LS: That's really interesting to me, because I think a lot of people look at that aesthetic, that very girly aesthetic and they think that it's almost kind of rejecting men, almost rejecting the male gaze. That it's this idea of dressing just for yourself. But it's really interesting to me that for you it's also about looking sexy and hot. You talk about designing for the girls of your generation but do you think that the guys of your generation, that that's what they think of as attractive? They're not looking at some Hervé Léger bodycon dress and thinking that's hot, they're looking at that Clueless aesthetic and thinking that's pretty.
RL: I suppose it's college chic, it borderlines Japanese manga.
LS: But do you worry about it ever? I'm interested because I don't know, I think there's a lot of feminist debate that could be employed against this idea that girls want to dress up like little girls. Why would women want to look virginal or young or passive?
RS: Young people want to look older and older people want to look younger, it's just the way it is isn't it? I'm sure more people want to look younger because its unattainable.
LS: Tell me more about your own influences. Because people have made parallels before between your work and things like Westwood, and even contemporaries like Meadham Kirchhoff. Do you think you fit into a set of designers or do you see what you do as being very different?
RL: I see myself in a set of designers but definitely not Westwood or Meadham Kirchhoff. I associate myself more with Sonia Rykiel, possibly Chloé from the seventies.
RL: For me, what I do - girlishness - it's a no brainer. It's not try hard, it's not pushing boundaries. It's just making girls pretty, cute, gorgeous and sexy. It's always a classic silhouette. When you think about my work it's always girly, always pink, glittery. You've got sexy shoes, we always have pretty make-up. Do you remember the bunny face [S/S 14]?
RL: Yes, at the end of the day it's almost like nympho-chic. It's just looking lovely and pretty. I've actually got a really funny story. Some Japanese editors emailed me and asked whether I'm a woman or a man. I'm not lying, literally people email me about that.
LS: Why do you think that is?
RL: I don't know. I actually took that as a compliment. I find it quite funny. I guess that it means what I'm doing is like real femininity.
RL: When I first came out a lot of people thought I dressed boys. I don't know why, but for some reason they did. I'm not dressing drag queens - it's not about trannies. And I don't street cast, I rarely street cast. It's a very typical girl, or very specific but normal girl.
LS: It's really interesting that you said it's just a no brainer and just about making girls look pretty and girly. Because I think a lot of your peers who are working would be quite reticent, I guess nervous or even quite pissed off to say 'oh my work isn't intellectual', but it seems like you're quite happy to say it's about girls looking pretty. It's not about some great social or political statement.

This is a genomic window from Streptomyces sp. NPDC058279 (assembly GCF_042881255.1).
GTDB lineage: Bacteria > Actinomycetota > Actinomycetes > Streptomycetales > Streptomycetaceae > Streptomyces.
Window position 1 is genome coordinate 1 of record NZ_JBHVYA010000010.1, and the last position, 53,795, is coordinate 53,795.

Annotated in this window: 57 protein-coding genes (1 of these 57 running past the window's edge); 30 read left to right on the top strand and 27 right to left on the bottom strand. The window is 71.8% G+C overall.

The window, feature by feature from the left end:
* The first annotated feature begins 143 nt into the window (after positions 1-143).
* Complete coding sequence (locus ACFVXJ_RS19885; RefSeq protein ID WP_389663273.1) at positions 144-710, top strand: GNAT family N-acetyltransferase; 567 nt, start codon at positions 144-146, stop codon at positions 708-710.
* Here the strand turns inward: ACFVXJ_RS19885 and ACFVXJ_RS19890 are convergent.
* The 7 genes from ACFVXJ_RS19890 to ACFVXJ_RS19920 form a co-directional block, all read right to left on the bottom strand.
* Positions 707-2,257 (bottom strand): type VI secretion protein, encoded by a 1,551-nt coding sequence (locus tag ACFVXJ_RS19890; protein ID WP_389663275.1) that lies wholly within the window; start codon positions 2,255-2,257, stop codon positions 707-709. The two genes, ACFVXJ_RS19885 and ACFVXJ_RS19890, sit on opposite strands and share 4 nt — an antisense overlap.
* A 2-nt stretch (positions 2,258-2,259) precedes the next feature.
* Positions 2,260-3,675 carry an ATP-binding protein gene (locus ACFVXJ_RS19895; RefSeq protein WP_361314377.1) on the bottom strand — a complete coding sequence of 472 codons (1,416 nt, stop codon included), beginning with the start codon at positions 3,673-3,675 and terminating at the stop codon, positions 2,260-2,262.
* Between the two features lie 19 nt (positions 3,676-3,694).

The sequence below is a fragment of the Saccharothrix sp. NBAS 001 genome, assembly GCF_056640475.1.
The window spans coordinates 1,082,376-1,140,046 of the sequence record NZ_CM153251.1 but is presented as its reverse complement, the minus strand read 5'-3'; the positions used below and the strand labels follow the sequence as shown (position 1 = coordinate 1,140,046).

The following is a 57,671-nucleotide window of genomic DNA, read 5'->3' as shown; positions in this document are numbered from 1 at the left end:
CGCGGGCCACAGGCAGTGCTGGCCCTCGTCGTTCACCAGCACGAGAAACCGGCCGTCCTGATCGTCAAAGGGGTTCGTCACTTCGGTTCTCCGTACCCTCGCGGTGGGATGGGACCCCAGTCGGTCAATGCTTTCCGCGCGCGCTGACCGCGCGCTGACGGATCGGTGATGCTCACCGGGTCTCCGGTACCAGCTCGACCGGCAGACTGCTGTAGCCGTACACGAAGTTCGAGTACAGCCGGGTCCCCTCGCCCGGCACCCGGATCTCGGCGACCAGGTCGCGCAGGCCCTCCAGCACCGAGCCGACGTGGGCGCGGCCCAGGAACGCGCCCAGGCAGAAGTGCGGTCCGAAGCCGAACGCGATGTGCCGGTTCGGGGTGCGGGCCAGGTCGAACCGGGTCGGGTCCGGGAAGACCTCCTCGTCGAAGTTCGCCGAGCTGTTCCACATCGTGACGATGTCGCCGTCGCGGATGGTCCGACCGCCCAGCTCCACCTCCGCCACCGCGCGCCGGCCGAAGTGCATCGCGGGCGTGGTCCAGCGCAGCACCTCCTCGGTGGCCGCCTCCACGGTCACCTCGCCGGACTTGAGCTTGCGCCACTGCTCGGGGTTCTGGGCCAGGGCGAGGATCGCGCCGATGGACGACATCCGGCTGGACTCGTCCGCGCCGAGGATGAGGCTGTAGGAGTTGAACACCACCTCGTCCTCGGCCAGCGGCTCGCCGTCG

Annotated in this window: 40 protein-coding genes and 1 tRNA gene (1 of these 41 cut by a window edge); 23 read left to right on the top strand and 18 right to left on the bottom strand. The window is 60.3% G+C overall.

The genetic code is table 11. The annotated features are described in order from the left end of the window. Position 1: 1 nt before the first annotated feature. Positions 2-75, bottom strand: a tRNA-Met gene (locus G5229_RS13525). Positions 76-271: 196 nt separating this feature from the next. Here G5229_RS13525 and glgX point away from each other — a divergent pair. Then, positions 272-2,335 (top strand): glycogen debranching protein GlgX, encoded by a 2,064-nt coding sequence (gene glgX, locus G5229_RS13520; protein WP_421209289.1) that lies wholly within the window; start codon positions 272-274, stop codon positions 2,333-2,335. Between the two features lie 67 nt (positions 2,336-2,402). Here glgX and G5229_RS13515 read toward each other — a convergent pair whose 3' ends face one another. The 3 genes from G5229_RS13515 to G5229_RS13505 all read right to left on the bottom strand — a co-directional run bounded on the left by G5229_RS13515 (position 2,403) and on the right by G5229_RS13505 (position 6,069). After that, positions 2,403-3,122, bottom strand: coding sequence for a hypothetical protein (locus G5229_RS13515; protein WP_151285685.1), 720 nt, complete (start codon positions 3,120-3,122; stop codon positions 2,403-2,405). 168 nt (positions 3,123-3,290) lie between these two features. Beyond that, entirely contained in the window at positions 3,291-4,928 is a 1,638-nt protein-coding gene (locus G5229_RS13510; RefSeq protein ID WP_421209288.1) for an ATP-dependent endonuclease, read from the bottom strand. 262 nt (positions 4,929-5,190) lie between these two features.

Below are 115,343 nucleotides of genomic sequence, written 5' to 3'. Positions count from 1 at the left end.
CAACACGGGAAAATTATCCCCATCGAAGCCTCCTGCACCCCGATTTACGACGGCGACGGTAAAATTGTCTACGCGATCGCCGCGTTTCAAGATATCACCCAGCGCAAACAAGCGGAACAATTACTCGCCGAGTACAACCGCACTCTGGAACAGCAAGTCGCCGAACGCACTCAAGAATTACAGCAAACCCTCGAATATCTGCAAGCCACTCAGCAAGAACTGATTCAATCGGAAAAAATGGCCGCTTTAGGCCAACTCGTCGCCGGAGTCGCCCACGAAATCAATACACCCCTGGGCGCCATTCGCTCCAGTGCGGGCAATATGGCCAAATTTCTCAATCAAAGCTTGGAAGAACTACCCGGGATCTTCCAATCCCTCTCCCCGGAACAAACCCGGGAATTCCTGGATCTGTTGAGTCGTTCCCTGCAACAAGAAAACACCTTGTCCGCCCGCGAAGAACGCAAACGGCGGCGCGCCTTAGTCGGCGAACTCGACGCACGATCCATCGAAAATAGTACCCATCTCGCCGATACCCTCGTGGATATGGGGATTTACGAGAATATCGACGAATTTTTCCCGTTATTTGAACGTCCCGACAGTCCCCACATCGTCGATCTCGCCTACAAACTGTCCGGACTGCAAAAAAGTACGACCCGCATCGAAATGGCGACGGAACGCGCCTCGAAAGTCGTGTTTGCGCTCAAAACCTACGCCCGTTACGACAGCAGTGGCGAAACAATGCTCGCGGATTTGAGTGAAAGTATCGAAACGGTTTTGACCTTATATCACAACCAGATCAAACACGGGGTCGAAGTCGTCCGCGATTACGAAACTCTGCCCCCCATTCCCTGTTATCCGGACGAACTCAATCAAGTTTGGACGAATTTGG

RL: I think life's difficult enough. I mean we are living in such a difficult world right now and I think clothes should be just clothes. So for me I think about the woman or the girl getting married or getting a boyfriend. I think about her having it all I guess - wanting to have it all. Wanting to have a career, a loving family, kids, an amazing husband -that's the dream. And that's life. Hopefully it's aspirational, creating a life now. That's why I see myself in with that old Chloe, Phoebe Philo, that kind of thing. Obviously Phoebe represents like a motherhood figure. So I guess it's just like my generation's version of life - just wanting to have it all.
LS: It's almost become uncool for women to say 'I just want to look pretty, nothing more.' Many people, understandably, would think that was an odd aspiration.
RL: Yes - well for people that work in fashion. But from an outside perspective, she's a muppet because she doesn't work in fashion, she doesn't get it. Like sometimes if you do something completely outlandish she doesn't get it, she's like 'what are you doing?' So again it's going back to doing things for a wider audience.
LS: And why do you feel like there is such a moment for it though? Because I feel like the aesthetic you're championing, it is one that has infiltrated right down to the high street and on Tumblr and stuff like that. Why does the time feel right? I think for a long time women didn't dress in a very girly way, it was a bit of a taboo. In the eighties power dressing was all about dressing like a man. Where-as it does feel like a lot of women are saying, 'hang on, I'm happy to dress in a traditionally feminine way.' Why do you think that is happening so much now?